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Syrian Refugees

Volume 598: debated on Tuesday 14 July 2015

13. What discussions he has had with his counterparts in EU member states and others on (a) resettlement of Syrian refuges and (b) the UN’s response to the Syrian refugee situation. (901006)

We support the EU’s proposals for sustainable protection through the EU regional development protection programmes, to ensure that we can provide the necessary assistance to all those Syrian refugees caught up in this terrible crisis.

More than 100 Syrian civilians have been killed since May as a result of the use of indiscriminate weapons such as barrel bombs. In the light of the recent meetings in New York, what role are the Government playing in the United Nations Security Council to ensure that the UK’s strong statement of support for the implementation of UN Security Council resolution 2139, in response to the increasing use of barrel bombs in Syria, is followed through?

The hon. Lady is absolutely right, and there are a number of quarters in which we can provide assistance. We are the second largest donor to the refugee programmes providing support to the neighbouring countries in the region that have taken in the 4 million refugees who have now fled the conflict. The UN has been crucial in coming up with that Security Council resolution, but we have run into the buffers because some of the usual characters do not want to support it. I hope that we will advance the programme and that we will see some movement in the UN General Assembly in September.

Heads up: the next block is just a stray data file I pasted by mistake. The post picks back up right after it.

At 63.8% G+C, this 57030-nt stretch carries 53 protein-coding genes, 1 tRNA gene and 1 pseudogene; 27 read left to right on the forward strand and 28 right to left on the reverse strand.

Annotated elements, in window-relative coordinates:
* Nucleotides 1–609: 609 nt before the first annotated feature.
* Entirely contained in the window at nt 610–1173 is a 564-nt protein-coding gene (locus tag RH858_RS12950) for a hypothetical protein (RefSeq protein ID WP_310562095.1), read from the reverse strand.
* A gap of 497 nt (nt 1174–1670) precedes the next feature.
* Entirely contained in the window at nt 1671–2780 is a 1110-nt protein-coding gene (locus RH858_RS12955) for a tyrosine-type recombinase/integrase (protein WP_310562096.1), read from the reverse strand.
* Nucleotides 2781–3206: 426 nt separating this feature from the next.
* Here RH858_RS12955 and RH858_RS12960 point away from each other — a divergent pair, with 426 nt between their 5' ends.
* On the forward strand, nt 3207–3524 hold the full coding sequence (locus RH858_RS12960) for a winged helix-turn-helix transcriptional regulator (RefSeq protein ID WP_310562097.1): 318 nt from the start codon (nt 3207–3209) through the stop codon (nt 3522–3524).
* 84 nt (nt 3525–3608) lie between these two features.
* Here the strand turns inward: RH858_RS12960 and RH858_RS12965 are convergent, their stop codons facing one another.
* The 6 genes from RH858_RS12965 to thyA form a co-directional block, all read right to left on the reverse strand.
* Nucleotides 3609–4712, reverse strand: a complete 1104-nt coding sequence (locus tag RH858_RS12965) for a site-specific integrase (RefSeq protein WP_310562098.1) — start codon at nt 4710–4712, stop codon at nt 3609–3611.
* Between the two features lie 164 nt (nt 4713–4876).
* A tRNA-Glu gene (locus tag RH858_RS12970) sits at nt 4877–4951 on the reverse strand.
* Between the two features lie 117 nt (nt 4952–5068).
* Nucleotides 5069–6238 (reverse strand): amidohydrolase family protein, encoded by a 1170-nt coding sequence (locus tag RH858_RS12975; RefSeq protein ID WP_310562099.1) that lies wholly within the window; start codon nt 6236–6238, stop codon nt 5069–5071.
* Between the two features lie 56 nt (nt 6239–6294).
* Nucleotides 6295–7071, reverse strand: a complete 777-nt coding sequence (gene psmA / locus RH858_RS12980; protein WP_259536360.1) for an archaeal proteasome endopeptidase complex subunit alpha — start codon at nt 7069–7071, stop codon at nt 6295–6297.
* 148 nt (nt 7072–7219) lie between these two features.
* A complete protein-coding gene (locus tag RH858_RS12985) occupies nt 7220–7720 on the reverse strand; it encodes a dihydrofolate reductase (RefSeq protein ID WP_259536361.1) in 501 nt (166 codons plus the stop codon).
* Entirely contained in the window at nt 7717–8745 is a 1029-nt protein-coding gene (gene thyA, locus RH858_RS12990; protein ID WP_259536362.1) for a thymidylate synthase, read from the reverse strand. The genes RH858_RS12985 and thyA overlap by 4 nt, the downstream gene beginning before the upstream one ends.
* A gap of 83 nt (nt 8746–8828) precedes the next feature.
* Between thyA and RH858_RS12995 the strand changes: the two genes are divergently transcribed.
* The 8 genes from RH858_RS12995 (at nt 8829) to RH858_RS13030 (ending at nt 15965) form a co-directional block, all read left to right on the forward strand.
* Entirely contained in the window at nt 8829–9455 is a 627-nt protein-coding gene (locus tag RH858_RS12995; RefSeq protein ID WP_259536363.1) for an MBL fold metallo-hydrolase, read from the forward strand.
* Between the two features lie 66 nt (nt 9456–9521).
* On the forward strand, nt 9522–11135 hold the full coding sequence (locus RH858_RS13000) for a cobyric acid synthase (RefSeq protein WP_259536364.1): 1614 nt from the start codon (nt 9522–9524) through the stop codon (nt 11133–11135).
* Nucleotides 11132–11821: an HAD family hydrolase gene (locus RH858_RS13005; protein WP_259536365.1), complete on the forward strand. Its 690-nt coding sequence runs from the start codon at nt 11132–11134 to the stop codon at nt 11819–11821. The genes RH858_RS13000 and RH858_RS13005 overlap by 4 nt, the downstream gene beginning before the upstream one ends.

The Minister will recall that, back in April, the acting head of the United Nations High Commissioner for Refugees said that Europe was simply not doing enough in this regard. This is a humanitarian disaster, with 4 million refugees living in neighbouring countries. What urgent representations is the Minister making to his European counterparts about making the funds available to deal with this humanitarian crisis?

The Kuwait III talks are taking place, and a number of countries in the region are being asked to donate more funds in order to provide that assistance. There is a philosophical argument, which we have discussed in the House, as to whether this country should take in more refugees or provide more support in the region. I have visited the Zaatari refugee camp, and it is clear that the majority of Syrians want to remain in that location, which is why we are donating so much money—£800 million—to support people in the region.